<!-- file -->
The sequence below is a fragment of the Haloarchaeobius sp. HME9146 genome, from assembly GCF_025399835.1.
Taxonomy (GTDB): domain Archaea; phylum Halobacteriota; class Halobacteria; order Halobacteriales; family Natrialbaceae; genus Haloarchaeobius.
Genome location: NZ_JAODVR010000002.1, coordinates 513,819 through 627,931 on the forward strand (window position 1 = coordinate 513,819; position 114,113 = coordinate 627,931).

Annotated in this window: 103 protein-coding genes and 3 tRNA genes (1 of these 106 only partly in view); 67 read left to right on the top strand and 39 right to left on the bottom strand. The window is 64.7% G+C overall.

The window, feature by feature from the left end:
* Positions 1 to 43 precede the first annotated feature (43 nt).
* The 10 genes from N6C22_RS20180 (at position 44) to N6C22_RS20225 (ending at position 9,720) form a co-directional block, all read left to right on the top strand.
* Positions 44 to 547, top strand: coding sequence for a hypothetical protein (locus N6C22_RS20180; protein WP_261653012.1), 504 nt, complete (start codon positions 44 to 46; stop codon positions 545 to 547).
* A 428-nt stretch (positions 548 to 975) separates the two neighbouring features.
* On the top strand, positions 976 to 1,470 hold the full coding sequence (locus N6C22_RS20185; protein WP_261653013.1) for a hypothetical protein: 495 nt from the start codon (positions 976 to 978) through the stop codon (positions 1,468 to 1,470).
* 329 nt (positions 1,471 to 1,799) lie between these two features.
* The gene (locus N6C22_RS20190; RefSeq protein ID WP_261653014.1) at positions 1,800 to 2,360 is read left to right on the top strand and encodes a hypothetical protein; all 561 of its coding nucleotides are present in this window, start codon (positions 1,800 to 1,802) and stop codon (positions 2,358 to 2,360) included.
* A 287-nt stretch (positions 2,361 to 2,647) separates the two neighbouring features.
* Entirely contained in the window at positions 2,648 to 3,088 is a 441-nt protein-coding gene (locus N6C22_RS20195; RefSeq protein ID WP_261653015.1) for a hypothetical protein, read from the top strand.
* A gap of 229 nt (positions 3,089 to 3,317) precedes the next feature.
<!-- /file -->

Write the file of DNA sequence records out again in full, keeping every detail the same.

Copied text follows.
The sequence below is a fragment of the Haloarchaeobius sp. HME9146 genome, from assembly GCF_025399835.1.
Taxonomy (GTDB): domain Archaea; phylum Halobacteriota; class Halobacteria; order Halobacteriales; family Natrialbaceae; genus Haloarchaeobius.
Genome location: NZ_JAODVR010000002.1, coordinates 513,819 through 627,931 on the forward strand (window position 1 = coordinate 513,819; position 114,113 = coordinate 627,931).

Annotated in this window: 103 protein-coding genes and 3 tRNA genes (1 of these 106 only partly in view); 67 read left to right on the top strand and 39 right to left on the bottom strand. The window is 64.7% G+C overall.

The window, feature by feature from the left end:
* Positions 1 to 43 precede the first annotated feature (43 nt).
* The 10 genes from N6C22_RS20180 (at position 44) to N6C22_RS20225 (ending at position 9,720) form a co-directional block, all read left to right on the top strand.
* Positions 44 to 547, top strand: coding sequence for a hypothetical protein (locus N6C22_RS20180; protein WP_261653012.1), 504 nt, complete (start codon positions 44 to 46; stop codon positions 545 to 547).
* A 428-nt stretch (positions 548 to 975) separates the two neighbouring features.
* On the top strand, positions 976 to 1,470 hold the full coding sequence (locus N6C22_RS20185; protein WP_261653013.1) for a hypothetical protein: 495 nt from the start codon (positions 976 to 978) through the stop codon (positions 1,468 to 1,470).
* 329 nt (positions 1,471 to 1,799) lie between these two features.
* The gene (locus N6C22_RS20190; RefSeq protein ID WP_261653014.1) at positions 1,800 to 2,360 is read left to right on the top strand and encodes a hypothetical protein; all 561 of its coding nucleotides are present in this window, start codon (positions 1,800 to 1,802) and stop codon (positions 2,358 to 2,360) included.
* A 287-nt stretch (positions 2,361 to 2,647) separates the two neighbouring features.
* Entirely contained in the window at positions 2,648 to 3,088 is a 441-nt protein-coding gene (locus N6C22_RS20195; RefSeq protein ID WP_261653015.1) for a hypothetical protein, read from the top strand.
* A gap of 229 nt (positions 3,089 to 3,317) precedes the next feature.